Dear friend, I was over 40 before I began to really come to grips with a lifetime of depression (and I should add panic attacks and a variety of phobias -- spiders, bees, wasps, sometimes even closed doors...). Yoga, relaxation techniques, and self-knowledge are all ways of alleviating the problems. Psychiatry also helps to pinpoint problems and to initiate behavioral patterns to help you cope. But none of them is a cure. That I found only in meditation. But to this day I do a few yoga exercises each day to limber up and stretch and relax my muscles (althought at my age, I am thinking of taking up Tai-Chi as a gentler way to do the same thing), and I still initiate relaxation techniques when I am overtired and can't get into a quiet place to meditate for 15 or 20 minutes. Self-knowledge and coping techniques and information help enormously to help you to understand how you got from A to B and how to school your behavior so you can get through the days, but both involve stress -- the stress of remembering things you wish you didn't have to face -- reliving them in some forms of psychiatry -- and the stress of "trying" to mold yourself into a coping structure.
The only thing I have ever found that helped panic attacks and phobias is meditation, and it is a long-term cure, not a short-term effort. Think of how old you are. Add to that the learned behavior from your mother (who went through the same process with her mother and perhaps father, etc.). Figure how many years it took to create your depressive reactions to things, and then figure that as many years as that will be needed to completely clear you of all the learned symptoms. Factor in the genetic tendency, and you have a mountain to climb. It is a very, very slow process to a cure. You can manage to cope, to paper over things until you are ready to deal with them, to manage your life within the norms in a much shorter time with good therapeutic help and coping strategies.
So you have to attack the whole thing from several angles.
I would not get into the habit of calling depression or panic attacks "mental illness." This emphasis on illness (mental or otherwise) is a negative concept and creates a sense of unworthiness, abnormality, and certain failure. Think rather that you have a mountain to climb that many have climbed before you, and that you will succeed no matter how many times you slip back down into the well. A well which, by the way, will get more and more shallow as you repeat the process. Every small step that you advance up the mountain is a victory of your inner strength and resillience. Every time you slip, you should tell yourself that you made the last bit before, and this time you will set yourself the goal of getting a little further up. Every time you slip, you will slip less far. Don't despair, and don't let depressive episodes break you. Look on them as learning experiences. Examine how you feel when you have them. Determine the things that brought them on, and try to see what your contribution was to the depression. Many times depressives set themselves up to slip. They marry someone or become close friends with someone who will verbally abuse them with words like "crazy" "sick" "out of control." These words may even be objectively true at any given time, but you disgard them because they are negative, and your goal requires positivity.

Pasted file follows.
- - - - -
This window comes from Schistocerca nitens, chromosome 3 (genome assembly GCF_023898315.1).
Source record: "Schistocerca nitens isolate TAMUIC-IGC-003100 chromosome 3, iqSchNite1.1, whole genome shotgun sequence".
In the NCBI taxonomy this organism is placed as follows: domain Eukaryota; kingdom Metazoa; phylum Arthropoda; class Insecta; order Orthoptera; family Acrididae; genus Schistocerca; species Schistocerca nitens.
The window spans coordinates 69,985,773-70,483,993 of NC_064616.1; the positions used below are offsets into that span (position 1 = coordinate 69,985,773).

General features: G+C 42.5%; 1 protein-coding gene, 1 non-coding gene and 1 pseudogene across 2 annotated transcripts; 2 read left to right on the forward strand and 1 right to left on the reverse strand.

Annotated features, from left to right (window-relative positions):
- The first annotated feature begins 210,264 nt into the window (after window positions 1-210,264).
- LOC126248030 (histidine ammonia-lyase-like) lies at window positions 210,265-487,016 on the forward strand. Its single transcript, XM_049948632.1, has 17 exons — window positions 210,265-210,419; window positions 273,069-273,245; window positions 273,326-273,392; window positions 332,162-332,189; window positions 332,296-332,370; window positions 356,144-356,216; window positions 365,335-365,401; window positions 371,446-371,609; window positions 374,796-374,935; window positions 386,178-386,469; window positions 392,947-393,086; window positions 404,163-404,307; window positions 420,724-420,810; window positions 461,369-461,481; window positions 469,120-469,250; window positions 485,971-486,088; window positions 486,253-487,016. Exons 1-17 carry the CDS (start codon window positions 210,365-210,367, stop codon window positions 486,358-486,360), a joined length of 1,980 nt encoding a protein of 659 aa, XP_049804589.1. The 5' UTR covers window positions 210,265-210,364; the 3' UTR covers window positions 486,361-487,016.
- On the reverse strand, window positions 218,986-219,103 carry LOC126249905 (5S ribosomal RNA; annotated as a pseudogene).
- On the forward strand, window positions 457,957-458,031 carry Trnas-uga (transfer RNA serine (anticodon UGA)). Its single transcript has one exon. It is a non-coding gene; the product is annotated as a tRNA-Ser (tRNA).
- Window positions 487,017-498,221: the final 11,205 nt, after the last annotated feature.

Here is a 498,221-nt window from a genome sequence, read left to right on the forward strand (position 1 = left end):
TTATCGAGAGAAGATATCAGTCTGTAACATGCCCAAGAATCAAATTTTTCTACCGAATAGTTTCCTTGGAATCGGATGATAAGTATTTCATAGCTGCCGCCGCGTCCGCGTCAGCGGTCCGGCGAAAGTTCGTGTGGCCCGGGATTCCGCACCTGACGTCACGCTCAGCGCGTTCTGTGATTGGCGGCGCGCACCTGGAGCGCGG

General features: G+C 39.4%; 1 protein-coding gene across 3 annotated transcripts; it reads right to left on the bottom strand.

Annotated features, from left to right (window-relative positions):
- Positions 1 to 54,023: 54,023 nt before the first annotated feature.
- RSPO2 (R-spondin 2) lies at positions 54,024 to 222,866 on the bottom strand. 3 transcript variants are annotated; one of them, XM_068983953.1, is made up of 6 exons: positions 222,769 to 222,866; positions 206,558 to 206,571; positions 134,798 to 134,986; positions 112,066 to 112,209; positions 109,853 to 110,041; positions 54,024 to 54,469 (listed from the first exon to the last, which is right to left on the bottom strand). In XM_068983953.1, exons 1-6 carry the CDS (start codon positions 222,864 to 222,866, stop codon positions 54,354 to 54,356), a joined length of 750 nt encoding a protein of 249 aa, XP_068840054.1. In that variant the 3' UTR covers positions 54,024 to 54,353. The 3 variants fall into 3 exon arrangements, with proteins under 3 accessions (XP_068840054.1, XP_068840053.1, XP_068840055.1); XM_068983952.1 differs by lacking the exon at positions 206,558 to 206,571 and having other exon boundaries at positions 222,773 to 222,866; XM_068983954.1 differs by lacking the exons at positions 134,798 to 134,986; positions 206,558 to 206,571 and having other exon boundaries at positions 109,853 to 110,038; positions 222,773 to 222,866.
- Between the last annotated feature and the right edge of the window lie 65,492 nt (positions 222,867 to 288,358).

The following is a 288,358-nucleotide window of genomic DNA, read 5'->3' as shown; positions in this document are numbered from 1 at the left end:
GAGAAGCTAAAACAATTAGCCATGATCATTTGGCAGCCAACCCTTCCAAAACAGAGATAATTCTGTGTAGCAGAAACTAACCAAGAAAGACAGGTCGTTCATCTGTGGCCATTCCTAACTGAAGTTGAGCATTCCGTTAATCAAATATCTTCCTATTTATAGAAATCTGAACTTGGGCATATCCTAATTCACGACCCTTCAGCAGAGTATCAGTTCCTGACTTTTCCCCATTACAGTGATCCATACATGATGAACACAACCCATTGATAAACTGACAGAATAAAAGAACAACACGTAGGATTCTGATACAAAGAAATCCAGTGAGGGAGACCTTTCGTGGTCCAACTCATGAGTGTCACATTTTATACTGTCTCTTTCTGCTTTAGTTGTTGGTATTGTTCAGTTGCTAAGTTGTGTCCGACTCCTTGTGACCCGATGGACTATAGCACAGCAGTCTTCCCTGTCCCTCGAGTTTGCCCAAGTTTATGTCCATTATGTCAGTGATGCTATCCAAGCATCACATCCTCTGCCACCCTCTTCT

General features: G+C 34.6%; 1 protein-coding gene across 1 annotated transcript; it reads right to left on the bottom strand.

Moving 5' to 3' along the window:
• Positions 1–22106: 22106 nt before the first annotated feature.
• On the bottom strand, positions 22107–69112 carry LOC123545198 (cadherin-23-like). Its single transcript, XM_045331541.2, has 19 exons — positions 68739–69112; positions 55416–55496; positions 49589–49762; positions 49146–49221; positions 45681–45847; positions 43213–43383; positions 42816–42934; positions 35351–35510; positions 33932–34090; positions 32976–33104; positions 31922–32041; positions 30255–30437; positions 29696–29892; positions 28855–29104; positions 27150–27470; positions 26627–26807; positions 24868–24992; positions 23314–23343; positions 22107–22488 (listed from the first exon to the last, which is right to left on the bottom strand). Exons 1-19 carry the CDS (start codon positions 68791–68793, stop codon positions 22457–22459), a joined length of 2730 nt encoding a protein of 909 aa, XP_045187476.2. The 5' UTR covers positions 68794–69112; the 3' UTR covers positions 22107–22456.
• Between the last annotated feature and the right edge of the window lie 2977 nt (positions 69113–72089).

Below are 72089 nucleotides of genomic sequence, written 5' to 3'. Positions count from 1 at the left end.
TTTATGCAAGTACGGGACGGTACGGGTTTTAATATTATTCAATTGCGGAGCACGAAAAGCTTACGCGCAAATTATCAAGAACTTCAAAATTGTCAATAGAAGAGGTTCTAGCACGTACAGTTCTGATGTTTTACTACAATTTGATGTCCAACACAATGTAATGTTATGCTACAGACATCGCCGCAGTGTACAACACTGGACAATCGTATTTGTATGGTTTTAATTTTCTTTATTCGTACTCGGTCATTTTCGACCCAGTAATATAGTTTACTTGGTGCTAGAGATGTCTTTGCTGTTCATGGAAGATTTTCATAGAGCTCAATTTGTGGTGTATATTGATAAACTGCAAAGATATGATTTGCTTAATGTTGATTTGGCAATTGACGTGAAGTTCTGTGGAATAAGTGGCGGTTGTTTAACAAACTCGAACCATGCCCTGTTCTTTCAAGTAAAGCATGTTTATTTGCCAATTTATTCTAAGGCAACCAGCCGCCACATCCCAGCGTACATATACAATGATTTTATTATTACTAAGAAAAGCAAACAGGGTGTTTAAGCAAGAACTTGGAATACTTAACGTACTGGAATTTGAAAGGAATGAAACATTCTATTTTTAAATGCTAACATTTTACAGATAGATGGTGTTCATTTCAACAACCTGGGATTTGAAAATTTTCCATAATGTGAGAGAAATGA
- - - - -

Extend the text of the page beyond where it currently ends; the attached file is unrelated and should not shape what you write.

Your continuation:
I think your analysis of your mother's feelings is really very good. You are very wise -- seeing the game is halfway to invalidating its influence on your progress.
You cannot live your mother's life. My own progress was too slow to help my mother, but perhaps I could not have made any difference anyway. When you try and try and you simply can't help someone you love, it is perhaps one of the saddest things humans must cope with. But you are not guilty. You are doing the best you can.
Your last sentence is the only answer for the "new" generation who were able to avail themselves of all the many advances in psychology and the many social services established to be helpful. Accept what you must, and go from there.
I think you are just wonderful. I truly hope that your efforts will bring about more life-satisfaction for both of you.
Love and peace,